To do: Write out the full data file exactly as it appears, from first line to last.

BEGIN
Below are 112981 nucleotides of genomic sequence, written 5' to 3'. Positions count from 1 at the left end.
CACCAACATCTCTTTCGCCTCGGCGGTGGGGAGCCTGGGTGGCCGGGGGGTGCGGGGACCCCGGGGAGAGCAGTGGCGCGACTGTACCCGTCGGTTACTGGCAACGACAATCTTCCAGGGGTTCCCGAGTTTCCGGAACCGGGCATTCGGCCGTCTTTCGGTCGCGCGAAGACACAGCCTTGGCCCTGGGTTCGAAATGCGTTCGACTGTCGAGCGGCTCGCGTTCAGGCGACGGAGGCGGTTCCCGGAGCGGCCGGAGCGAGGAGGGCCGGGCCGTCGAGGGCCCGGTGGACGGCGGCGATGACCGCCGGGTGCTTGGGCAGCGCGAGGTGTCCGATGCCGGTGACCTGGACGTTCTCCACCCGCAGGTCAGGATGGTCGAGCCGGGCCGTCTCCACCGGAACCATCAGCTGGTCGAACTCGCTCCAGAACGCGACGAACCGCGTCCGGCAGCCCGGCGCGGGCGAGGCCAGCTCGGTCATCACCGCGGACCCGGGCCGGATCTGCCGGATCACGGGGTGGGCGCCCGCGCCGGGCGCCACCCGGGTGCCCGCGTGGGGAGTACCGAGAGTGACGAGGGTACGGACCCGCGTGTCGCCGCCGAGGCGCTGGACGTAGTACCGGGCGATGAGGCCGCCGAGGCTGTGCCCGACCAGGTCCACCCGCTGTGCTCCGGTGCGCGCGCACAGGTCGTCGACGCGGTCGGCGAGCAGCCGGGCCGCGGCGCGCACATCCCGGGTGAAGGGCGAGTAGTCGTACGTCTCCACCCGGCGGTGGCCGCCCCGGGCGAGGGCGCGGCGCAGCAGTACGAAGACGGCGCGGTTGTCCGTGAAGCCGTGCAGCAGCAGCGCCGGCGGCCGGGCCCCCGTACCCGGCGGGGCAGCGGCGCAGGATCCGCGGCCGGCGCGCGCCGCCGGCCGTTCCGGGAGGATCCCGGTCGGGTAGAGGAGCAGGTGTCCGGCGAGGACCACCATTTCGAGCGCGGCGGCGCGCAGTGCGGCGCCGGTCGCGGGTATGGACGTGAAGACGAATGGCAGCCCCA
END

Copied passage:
Below are 112981 nucleotides of genomic sequence, written 5' to 3'. Positions count from 1 at the left end.
CACCAACATCTCTTTCGCCTCGGCGGTGGGGAGCCTGGGTGGCCGGGGGGTGCGGGGACCCCGGGGAGAGCAGTGGCGCGACTGTACCCGTCGGTTACTGGCAACGACAATCTTCCAGGGGTTCCCGAGTTTCCGGAACCGGGCATTCGGCCGTCTTTCGGTCGCGCGAAGACACAGCCTTGGCCCTGGGTTCGAAATGCGTTCGACTGTCGAGCGGCTCGCGTTCAGGCGACGGAGGCGGTTCCCGGAGCGGCCGGAGCGAGGAGGGCCGGGCCGTCGAGGGCCCGGTGGACGGCGGCGATGACCGCCGGGTGCTTGGGCAGCGCGAGGTGTCCGATGCCGGTGACCTGGACGTTCTCCACCCGCAGGTCAGGATGGTCGAGCCGGGCCGTCTCCACCGGAACCATCAGCTGGTCGAACTCGCTCCAGAACGCGACGAACCGCGTCCGGCAGCCCGGCGCGGGCGAGGCCAGCTCGGTCATCACCGCGGACCCGGGCCGGATCTGCCGGATCACGGGGTGGGCGCCCGCGCCGGGCGCCACCCGGGTGCCCGCGTGGGGAGTACCGAGAGTGACGAGGGTACGGACCCGCGTGTCGCCGCCGAGGCGCTGGACGTAGTACCGGGCGATGAGGCCGCCGAGGCTGTGCCCGACCAGGTCCACCCGCTGTGCTCCGGTGCGCGCGCACAGGTCGTCGACGCGGTCGGCGAGCAGCCGGGCCGCGGCGCGCACATCCCGGGTGAAGGGCGAGTAGTCGTACGTCTCCACCCGGCGGTGGCCGCCCCGGGCGAGGGCGCGGCGCAGCAGTACGAAGACGGCGCGGTTGTCCGTGAAGCCGTGCAGCAGCAGCGCCGGCGGCCGGGCCCCCGTACCCGGCGGGGCAGCGGCGCAGGATCCGCGGCCGGCGCGCGCCGCCGGCCGTTCCGGGAGGATCCCGGTCGGGTAGAGGAGCAGGTGTCCGGCGAGGACCACCATTTCGAGCGCGGCGGCGCGCAGTGCGGCGCCGGTCGCGGGTATGGACGTGAAGACGAATGGCAGCCCCA